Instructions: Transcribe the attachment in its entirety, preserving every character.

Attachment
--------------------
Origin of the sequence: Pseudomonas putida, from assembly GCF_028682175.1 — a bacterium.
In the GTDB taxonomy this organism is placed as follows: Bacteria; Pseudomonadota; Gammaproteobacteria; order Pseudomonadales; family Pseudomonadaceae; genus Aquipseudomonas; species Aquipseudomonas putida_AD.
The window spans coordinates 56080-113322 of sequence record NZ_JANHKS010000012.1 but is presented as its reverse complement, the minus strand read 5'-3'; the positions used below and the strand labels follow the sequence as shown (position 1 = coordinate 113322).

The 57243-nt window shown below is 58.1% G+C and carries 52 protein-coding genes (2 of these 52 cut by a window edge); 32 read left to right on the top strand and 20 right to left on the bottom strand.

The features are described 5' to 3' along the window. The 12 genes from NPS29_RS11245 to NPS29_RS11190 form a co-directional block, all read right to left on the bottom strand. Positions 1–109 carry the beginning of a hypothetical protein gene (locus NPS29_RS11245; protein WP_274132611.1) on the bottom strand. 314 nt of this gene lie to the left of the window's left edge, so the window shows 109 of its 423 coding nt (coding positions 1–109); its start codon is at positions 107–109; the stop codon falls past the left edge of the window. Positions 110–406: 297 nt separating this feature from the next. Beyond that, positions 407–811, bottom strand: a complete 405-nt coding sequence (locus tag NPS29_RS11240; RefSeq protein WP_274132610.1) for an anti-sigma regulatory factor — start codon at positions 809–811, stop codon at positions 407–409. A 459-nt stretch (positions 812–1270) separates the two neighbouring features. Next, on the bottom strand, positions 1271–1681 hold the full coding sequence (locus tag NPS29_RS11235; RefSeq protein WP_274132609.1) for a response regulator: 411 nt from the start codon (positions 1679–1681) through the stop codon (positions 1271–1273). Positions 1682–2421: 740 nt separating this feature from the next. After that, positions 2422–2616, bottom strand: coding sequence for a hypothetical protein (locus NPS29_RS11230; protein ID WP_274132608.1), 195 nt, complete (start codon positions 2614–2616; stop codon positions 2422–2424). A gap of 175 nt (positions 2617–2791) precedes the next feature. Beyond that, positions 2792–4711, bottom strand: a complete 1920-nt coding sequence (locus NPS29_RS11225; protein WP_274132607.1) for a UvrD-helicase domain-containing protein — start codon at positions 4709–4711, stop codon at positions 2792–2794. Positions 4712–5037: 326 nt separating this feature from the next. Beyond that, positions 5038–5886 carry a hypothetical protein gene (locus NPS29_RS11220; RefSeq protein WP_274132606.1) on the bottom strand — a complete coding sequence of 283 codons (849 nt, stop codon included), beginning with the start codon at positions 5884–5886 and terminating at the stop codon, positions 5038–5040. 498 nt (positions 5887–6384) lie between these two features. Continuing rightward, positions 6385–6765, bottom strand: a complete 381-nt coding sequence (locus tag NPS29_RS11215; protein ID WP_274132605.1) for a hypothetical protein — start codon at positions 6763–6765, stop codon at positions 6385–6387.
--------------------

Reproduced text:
Origin of the sequence: Pseudomonas putida, from assembly GCF_028682175.1 — a bacterium.
In the GTDB taxonomy this organism is placed as follows: Bacteria; Pseudomonadota; Gammaproteobacteria; order Pseudomonadales; family Pseudomonadaceae; genus Aquipseudomonas; species Aquipseudomonas putida_AD.
The window spans coordinates 56080-113322 of sequence record NZ_JANHKS010000012.1 but is presented as its reverse complement, the minus strand read 5'-3'; the positions used below and the strand labels follow the sequence as shown (position 1 = coordinate 113322).

The 57243-nt window shown below is 58.1% G+C and carries 52 protein-coding genes (2 of these 52 cut by a window edge); 32 read left to right on the top strand and 20 right to left on the bottom strand.

The features are described 5' to 3' along the window. The 12 genes from NPS29_RS11245 to NPS29_RS11190 form a co-directional block, all read right to left on the bottom strand. Positions 1–109 carry the beginning of a hypothetical protein gene (locus NPS29_RS11245; protein WP_274132611.1) on the bottom strand. 314 nt of this gene lie to the left of the window's left edge, so the window shows 109 of its 423 coding nt (coding positions 1–109); its start codon is at positions 107–109; the stop codon falls past the left edge of the window. Positions 110–406: 297 nt separating this feature from the next. Beyond that, positions 407–811, bottom strand: a complete 405-nt coding sequence (locus tag NPS29_RS11240; RefSeq protein WP_274132610.1) for an anti-sigma regulatory factor — start codon at positions 809–811, stop codon at positions 407–409. A 459-nt stretch (positions 812–1270) separates the two neighbouring features. Next, on the bottom strand, positions 1271–1681 hold the full coding sequence (locus tag NPS29_RS11235; RefSeq protein WP_274132609.1) for a response regulator: 411 nt from the start codon (positions 1679–1681) through the stop codon (positions 1271–1273). Positions 1682–2421: 740 nt separating this feature from the next. After that, positions 2422–2616, bottom strand: coding sequence for a hypothetical protein (locus NPS29_RS11230; protein ID WP_274132608.1), 195 nt, complete (start codon positions 2614–2616; stop codon positions 2422–2424). A gap of 175 nt (positions 2617–2791) precedes the next feature. Beyond that, positions 2792–4711, bottom strand: a complete 1920-nt coding sequence (locus NPS29_RS11225; protein WP_274132607.1) for a UvrD-helicase domain-containing protein — start codon at positions 4709–4711, stop codon at positions 2792–2794. Positions 4712–5037: 326 nt separating this feature from the next. Beyond that, positions 5038–5886 carry a hypothetical protein gene (locus NPS29_RS11220; RefSeq protein WP_274132606.1) on the bottom strand — a complete coding sequence of 283 codons (849 nt, stop codon included), beginning with the start codon at positions 5884–5886 and terminating at the stop codon, positions 5038–5040. 498 nt (positions 5887–6384) lie between these two features. Continuing rightward, positions 6385–6765, bottom strand: a complete 381-nt coding sequence (locus tag NPS29_RS11215; protein ID WP_274132605.1) for a hypothetical protein — start codon at positions 6763–6765, stop codon at positions 6385–6387.